Under a prospective payment system, there is a direct link between payments and the medical record. This gives providers incentives to increase the accuracy and completeness of medical record documentation and coding. 20For example, after Medicare’s Inpatient PPS for hospitals (IPPS) was implemented, the cumulative formal update from the beginning of the IPPS through fiscal year 1988 totaled less than 8%, but the cumulative increase in payments due to case-mix change for the same period was over 20% .20In the 2011 PPS Final Rule, CMS noted that, “Historically, there has not been a financial incentive for ESRD facilities to document the presence of co-morbidities. We believe that by including co-morbidity adjustments under the ESRD PPS, ESRD facilities will implement more active processes for gathering diagnostic information.” 1

June-2015-cover-Figure3

An equitable payment system should encourage more accurate coding but not allow coding changes to generate additional payments unrelated to patient need. 20However, under the ESRD PPS there is no real opportunity for upcoding as there was under Medicare’s IPPS, since the ESRD case-mix is limited to only a few diagnosis-related (versus procedure-related) conditions plus age, and body height and body weight measures. More specifically, the design and selection of case-mix factors for the ESRD PPS explicitly sought to avoid adjusters that could be outcomes of or influenced by the dialysis treatment process or that would create adverse incentives, e.g., extra payments for the treatment of access site infections. 17 The highest payment adjuster category––a patient new to dialysis––is not coded by the provider. Age can be verified from other documentation. The only real opportunities for upcoding are in the diagnosis codes for acute and chronic conditions. However, this study examined changes in the prevalence of comorbidities in the years prior to the implementation of the ESRD PPS and did not rely on dialysis facility coding of these conditions. As such, any observed increase in prevalence of diagnosis-related conditions is most likely a measure of real case-mix changes versus medical documentation and coding practice changes.

While some trend in ESRD patient case-mix may have occurred due to better dialysis facility coding starting in 2011, this study did not use dialysis facility coding. Further, dialysis facilities face serious difficulties in capturing the necessary documentation in order to be reimbursed appropriately for patients with acute and chronic comorbidities for which there is a payment adjuster. An analysis by the Moran Company in 2011 found that the probability of identification of a co?morbid condition increases with access to specialty physician and hospital claims from the prior year for acute conditions and claims from multiple past years for chronic conditions. 21The physicians who most often diagnose these conditions are oncologists, hematologists, primary care physicians, hospital physicians, gastroenterologists, and cardiologists and these specialists are often uncooperative in providing diagnostic records to dialysis facilities, citing HIPAA restrictions. 22 As a result, the prevalence of diagnosis-based case-mix adjusters as measured from dialysis claims post-2011 is unlikely to be higher than what was observed from all provider-type claims used in the setting of the case-mix adjusters.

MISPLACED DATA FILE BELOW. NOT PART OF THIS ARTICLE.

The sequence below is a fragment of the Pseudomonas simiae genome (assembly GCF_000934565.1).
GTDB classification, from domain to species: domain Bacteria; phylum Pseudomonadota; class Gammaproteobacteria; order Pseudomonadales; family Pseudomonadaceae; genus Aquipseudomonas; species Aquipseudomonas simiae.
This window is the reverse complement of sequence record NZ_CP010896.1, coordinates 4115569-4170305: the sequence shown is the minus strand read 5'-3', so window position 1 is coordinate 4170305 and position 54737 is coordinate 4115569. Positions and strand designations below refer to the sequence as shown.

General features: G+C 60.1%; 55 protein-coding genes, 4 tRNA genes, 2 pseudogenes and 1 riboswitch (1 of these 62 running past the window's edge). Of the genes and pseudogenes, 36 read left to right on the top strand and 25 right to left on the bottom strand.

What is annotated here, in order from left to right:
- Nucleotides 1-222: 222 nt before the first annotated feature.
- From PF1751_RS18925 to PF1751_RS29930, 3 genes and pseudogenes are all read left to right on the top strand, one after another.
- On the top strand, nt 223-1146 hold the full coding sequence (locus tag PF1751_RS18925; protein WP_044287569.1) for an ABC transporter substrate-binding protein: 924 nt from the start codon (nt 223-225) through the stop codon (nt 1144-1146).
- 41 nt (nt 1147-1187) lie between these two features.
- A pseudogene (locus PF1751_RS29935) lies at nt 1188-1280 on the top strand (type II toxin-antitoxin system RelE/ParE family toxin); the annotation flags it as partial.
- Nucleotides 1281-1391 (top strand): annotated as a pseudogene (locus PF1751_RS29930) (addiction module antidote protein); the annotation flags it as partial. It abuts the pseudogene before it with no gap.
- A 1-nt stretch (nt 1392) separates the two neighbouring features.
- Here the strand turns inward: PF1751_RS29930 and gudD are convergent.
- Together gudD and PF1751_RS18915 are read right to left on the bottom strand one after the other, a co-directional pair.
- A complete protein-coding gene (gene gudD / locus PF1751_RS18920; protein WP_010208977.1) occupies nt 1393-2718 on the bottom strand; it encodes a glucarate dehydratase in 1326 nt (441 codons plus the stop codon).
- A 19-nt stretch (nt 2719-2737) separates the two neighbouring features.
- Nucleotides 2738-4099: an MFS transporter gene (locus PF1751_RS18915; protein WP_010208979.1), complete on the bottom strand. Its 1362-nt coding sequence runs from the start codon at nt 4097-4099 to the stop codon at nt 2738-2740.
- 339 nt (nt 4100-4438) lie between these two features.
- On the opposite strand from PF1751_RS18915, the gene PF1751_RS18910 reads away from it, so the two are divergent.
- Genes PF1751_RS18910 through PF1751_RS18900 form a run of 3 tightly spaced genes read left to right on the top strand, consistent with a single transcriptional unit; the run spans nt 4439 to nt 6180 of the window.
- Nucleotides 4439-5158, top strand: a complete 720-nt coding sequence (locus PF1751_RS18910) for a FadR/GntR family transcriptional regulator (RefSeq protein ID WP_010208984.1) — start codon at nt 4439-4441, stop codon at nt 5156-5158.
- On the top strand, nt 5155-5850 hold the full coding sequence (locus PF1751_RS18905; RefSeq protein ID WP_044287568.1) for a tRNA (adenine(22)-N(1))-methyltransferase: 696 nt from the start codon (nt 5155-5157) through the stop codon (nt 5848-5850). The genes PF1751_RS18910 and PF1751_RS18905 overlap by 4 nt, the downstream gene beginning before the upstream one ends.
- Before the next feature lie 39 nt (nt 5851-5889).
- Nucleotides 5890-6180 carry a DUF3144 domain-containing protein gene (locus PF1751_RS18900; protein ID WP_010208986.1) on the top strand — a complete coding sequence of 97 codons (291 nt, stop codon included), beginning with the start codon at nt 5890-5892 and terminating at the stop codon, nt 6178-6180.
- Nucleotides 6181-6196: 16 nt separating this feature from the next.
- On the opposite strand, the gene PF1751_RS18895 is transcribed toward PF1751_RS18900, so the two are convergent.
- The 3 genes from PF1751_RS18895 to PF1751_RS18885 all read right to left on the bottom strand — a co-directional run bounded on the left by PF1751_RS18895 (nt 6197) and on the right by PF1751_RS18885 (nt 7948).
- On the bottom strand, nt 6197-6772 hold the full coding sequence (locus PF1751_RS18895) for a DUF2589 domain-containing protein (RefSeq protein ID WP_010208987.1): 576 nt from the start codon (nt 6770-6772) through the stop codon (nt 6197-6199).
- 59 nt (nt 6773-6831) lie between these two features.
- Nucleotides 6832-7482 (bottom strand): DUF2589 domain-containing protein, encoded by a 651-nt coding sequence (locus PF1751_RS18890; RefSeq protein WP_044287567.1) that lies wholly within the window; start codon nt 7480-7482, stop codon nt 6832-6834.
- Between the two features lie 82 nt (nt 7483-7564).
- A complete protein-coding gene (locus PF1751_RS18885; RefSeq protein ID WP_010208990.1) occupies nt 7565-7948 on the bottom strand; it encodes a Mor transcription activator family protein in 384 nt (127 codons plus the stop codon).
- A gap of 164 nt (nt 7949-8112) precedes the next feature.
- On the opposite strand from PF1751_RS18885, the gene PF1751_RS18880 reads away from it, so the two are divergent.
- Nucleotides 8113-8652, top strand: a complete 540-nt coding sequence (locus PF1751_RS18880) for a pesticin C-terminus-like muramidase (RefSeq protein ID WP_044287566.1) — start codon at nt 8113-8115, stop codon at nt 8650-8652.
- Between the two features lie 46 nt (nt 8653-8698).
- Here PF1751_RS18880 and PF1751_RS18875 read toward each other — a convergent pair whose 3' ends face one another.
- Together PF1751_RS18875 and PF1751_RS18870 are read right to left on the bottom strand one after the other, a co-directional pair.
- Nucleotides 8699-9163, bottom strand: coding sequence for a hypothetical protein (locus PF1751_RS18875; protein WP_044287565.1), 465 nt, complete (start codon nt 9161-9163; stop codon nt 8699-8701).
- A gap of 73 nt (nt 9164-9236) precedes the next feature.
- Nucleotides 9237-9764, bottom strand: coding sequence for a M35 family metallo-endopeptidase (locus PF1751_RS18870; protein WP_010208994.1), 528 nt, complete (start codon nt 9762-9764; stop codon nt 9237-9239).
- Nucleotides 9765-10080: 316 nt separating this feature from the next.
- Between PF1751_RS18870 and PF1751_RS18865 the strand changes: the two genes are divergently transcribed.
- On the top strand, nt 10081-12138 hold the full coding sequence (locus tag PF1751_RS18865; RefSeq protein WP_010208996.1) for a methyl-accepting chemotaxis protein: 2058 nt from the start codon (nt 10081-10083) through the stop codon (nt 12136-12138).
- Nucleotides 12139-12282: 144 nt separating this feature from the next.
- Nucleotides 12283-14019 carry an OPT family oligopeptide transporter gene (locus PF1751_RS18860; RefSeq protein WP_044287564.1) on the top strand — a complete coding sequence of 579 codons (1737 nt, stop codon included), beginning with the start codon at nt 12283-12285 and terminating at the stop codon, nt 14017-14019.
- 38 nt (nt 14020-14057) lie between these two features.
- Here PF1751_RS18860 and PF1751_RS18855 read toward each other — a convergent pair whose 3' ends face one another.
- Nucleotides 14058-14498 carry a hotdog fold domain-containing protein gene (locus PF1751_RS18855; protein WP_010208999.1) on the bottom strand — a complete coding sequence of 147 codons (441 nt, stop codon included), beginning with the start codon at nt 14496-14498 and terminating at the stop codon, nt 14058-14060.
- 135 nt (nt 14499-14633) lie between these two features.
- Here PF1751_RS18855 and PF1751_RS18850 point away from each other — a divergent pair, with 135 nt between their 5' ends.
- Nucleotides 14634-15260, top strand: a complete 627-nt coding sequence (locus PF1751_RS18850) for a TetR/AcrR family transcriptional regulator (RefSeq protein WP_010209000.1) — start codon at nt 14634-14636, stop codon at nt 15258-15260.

Study limitations

This study had a few limitations that should be noted. This was a cross-sectional population analysis; therefore the effect of changes in the patients included in each 3-year cohort on changes in case-mix adjuster prevalence was not examined. Secondly, the study period ended with 2008 data. Further changes between 2008 and the implementation date of the PPS (2011) or beyond were not determined. Finally, due to data limitations, there were some slight methodological differences in case-mix prevalence calculations in this study from how Medicare calculates case-mix for reimbursement. This may account for the slight difference in average patient payment multiplier estimated by this study as compared to the computation published by Medicare, and for some discrepancies in prevalence estimates reported in this study vs. the 2008 Leavitt Report.17

Conclusion

Substantial changes in the prevalence of case-mix adjusters were observed over time since 2000. The PPS payment formula may benefit from being regularly updated to reflect case-mix changes, in order to ensure that the payments designed to compensate dialysis facilities for higher cost cases are appropriately paid out. As part of any payment system update, Medicare should consider publishing the prevalence of each case-mix adjuster used to calculate reimbursement factors, in order to improve the transparency in the rate-setting process.

Acknowledgements

JMS has received consulting fees from Amgen Inc. related to this study. CH received funds from Prima Health Analytics for this study. ST is an employee of Amgen Inc., and owns stock or stock options in Amgen Inc. RR is a consultant to Amgen Inc. but received no fees related to this manuscript. The authors wish to thank Eric Shaefer, The Pennsylvania State University College of Medicine, who provided data programming support for this study.